Dismiss Notice
Join Physics Forums Today!
The friendliest, high quality science and math community on the planet! Everyone who loves science is here!

Can we see the Earth in the past

  1. Feb 27, 2010 #1
    If matter modulates space-time then the Earth modulates space-time as it travels through it. If it does then can we send a spaceship to the location of Earths wake and measure the disturbance. How? By using laser interferometry. If we arrange a laser transmitter to shine through Earths wake and arrange a laser receiver on the other side of the wake we can detect space-time disturbances. Those disturbances can be de-modulated and then reproduced as images of Earth. The entire process hangs on whether space-time is modulated by matter and how long the disturbance lasts.

    What do you think?
  2. jcsd
  3. Feb 27, 2010 #2


    User Avatar
    Science Advisor
    Gold Member

    If by "Earth's wake" you mean the gravitational waves produced by the Earth-Sun system, then these waves are really puny...I'm not sure how accurate of a machine you would need to measure that. If you just mean Earth's disturbance of Space-time, we could measure that here on Earth...as Gravity. o_O
  4. Feb 28, 2010 #3


    User Avatar
    Science Advisor
    Gold Member

    Gravity waves are very weak making them exquisitely difficult to detect [see LIGO]. Only compact objects, like binary neutron stars [e.g., Hulse, et al], have yielded any observable effects.
  5. Feb 28, 2010 #4
    The Earth's wake is a disturbance of space-time that means space is affected and time is affected. The question is do we have instruments that can detect such changes? Perhaps at some point we can design a clock that can detect nano-changes in space-time then move the clock around to collect data points at which time a picture can be formed.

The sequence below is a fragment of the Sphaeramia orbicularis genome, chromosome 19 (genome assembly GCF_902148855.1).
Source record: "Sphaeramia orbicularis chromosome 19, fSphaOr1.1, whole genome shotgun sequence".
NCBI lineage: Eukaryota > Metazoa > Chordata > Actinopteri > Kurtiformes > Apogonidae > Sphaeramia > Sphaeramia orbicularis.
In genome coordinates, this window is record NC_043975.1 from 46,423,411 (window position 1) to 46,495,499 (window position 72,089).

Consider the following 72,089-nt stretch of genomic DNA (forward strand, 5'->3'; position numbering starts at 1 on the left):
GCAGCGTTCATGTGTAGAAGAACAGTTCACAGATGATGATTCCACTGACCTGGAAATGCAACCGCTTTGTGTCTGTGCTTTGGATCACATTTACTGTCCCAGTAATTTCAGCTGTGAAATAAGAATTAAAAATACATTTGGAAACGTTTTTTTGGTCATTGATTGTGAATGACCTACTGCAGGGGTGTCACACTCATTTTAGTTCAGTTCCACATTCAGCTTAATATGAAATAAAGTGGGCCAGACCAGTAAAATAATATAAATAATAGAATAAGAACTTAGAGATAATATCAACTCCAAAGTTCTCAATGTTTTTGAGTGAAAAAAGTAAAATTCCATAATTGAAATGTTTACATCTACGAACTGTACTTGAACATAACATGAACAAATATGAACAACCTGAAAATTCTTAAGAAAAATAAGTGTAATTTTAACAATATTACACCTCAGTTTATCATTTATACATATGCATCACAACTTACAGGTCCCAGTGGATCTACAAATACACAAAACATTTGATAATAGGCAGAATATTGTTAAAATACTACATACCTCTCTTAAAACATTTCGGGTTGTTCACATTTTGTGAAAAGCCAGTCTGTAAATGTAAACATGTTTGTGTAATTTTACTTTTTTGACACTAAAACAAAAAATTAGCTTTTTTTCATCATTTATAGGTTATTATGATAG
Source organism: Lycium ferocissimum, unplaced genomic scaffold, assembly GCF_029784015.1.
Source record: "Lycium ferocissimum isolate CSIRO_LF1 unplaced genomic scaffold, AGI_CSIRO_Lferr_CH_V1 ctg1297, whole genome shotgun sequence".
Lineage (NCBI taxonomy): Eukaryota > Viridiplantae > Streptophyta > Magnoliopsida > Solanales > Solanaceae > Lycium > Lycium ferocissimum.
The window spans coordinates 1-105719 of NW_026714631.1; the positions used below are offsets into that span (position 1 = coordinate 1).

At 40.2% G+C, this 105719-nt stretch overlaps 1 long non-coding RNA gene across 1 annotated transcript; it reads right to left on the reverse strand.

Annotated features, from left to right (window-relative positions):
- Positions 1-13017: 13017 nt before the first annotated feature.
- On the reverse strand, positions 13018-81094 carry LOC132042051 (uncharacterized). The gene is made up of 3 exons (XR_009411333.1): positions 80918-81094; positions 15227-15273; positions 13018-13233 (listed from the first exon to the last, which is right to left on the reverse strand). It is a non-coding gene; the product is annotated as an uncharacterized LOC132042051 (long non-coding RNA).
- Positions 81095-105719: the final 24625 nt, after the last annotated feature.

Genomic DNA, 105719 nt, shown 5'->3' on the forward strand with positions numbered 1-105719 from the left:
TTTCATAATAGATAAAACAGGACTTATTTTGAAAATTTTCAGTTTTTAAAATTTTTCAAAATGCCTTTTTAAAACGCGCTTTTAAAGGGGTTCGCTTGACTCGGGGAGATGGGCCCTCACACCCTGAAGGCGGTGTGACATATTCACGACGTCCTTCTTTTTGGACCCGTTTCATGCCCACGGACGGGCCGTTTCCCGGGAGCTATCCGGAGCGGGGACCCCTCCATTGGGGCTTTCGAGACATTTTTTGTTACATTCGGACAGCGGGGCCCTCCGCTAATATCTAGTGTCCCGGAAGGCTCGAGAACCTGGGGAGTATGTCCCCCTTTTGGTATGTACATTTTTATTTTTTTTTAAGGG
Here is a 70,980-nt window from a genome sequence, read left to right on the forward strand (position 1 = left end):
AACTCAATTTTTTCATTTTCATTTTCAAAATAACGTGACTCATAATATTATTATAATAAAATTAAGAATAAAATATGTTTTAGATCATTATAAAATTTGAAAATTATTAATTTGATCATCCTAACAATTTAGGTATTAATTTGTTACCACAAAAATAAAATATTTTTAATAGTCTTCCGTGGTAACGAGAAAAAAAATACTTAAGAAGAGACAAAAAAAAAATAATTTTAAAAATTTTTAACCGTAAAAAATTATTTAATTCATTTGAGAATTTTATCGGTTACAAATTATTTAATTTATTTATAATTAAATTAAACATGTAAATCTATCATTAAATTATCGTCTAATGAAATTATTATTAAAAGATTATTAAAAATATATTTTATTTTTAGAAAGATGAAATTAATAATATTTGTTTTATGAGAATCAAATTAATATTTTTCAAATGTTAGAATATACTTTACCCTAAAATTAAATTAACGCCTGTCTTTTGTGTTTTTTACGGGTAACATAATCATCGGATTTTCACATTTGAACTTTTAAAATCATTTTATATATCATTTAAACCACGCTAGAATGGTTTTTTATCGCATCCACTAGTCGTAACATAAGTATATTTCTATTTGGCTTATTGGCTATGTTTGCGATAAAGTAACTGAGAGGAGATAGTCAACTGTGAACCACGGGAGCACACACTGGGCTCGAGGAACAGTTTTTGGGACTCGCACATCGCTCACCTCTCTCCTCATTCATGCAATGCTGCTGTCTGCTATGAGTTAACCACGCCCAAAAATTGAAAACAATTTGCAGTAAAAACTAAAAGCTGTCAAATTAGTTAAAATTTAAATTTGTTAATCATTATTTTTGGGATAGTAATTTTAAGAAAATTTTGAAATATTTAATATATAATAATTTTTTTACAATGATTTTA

If the physics allow it then it's just a matter of technology catching up.
  6. Mar 13, 2010 #5
    It sounds like you're talking about gravity waves, which are the space-time disturbances created by a moving mass. Like Matterwave and Chronos said, these waves are very difficult to detect, and we haven't been able to detect the strongest of them until just recently. Unfortunately, it doesn't seem to provide much information as to what that object was like in the past.

    As an analogy, this is sort of like dropping a rock into a pond and studying the ripples that it creates. Then by looking at only the ripples, trying to guess the composition of the rock. We may be able to infer a few things: whether it's a large or small rock, heavy or light, dropped straight in or at an angle, etc.
  7. Mar 13, 2010 #6
    Gravitational waves propagate through spacetime at the speed of light, so even if it were possible to accurately detect the waves and infer images, you would only be able to "see" as far into the Earth's past as when your detector was launched into space and started recording.
  8. Mar 14, 2010 #7
    I'm saying that matter effects space-time at a quantum level. As the earth moves through space-time it's not like a boat moving through water pushing the water out of the way and leaving a disturbance behind like a ships wake turbulence. Rather, all space that was occupied by Earth has been "changed" by Earths matter. The question is how much change and how long does the change stay. Does space-time get modulated by matter and does this modulation stay till some other matter changes it?
  9. Mar 14, 2010 #8
    That depends on whether or not space-time gets modulated by matter and how long the modulation stays. It would be similar to a cosmic ray going through a cloud chamber only in a cloud chamber the track doesn't stay too long. If Earths "track" stayed a while then a measuring device could be send at any point of Earth's passing and detect the "track".
Share this great discussion with others via Reddit, Google+, Twitter, or Facebook